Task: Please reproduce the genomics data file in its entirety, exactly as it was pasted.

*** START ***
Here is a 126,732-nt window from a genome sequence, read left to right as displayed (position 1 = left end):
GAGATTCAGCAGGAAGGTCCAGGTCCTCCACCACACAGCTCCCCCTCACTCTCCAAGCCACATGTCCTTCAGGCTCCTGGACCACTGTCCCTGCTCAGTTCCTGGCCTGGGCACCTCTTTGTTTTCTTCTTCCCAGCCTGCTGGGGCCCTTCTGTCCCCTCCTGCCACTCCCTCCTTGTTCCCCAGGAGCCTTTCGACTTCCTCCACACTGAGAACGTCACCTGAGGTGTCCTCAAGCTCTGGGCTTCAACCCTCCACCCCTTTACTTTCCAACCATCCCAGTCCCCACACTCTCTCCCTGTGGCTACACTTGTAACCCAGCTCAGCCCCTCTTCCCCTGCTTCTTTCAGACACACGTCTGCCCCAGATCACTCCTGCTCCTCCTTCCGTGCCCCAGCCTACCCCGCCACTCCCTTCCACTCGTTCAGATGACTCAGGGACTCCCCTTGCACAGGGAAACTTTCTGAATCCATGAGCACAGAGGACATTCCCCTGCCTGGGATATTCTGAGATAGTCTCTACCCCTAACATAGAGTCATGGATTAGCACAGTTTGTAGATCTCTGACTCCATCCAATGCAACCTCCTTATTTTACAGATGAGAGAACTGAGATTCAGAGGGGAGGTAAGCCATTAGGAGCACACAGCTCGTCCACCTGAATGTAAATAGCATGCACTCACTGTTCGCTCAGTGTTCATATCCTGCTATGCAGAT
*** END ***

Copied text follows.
Here is a 126,732-nt window from a genome sequence, read left to right as displayed (position 1 = left end):
GAGATTCAGCAGGAAGGTCCAGGTCCTCCACCACACAGCTCCCCCTCACTCTCCAAGCCACATGTCCTTCAGGCTCCTGGACCACTGTCCCTGCTCAGTTCCTGGCCTGGGCACCTCTTTGTTTTCTTCTTCCCAGCCTGCTGGGGCCCTTCTGTCCCCTCCTGCCACTCCCTCCTTGTTCCCCAGGAGCCTTTCGACTTCCTCCACACTGAGAACGTCACCTGAGGTGTCCTCAAGCTCTGGGCTTCAACCCTCCACCCCTTTACTTTCCAACCATCCCAGTCCCCACACTCTCTCCCTGTGGCTACACTTGTAACCCAGCTCAGCCCCTCTTCCCCTGCTTCTTTCAGACACACGTCTGCCCCAGATCACTCCTGCTCCTCCTTCCGTGCCCCAGCCTACCCCGCCACTCCCTTCCACTCGTTCAGATGACTCAGGGACTCCCCTTGCACAGGGAAACTTTCTGAATCCATGAGCACAGAGGACATTCCCCTGCCTGGGATATTCTGAGATAGTCTCTACCCCTAACATAGAGTCATGGATTAGCACAGTTTGTAGATCTCTGACTCCATCCAATGCAACCTCCTTATTTTACAGATGAGAGAACTGAGATTCAGAGGGGAGGTAAGCCATTAGGAGCACACAGCTCGTCCACCTGAATGTAAATAGCATGCACTCACTGTTCGCTCAGTGTTCATATCCTGCTATGCAGAT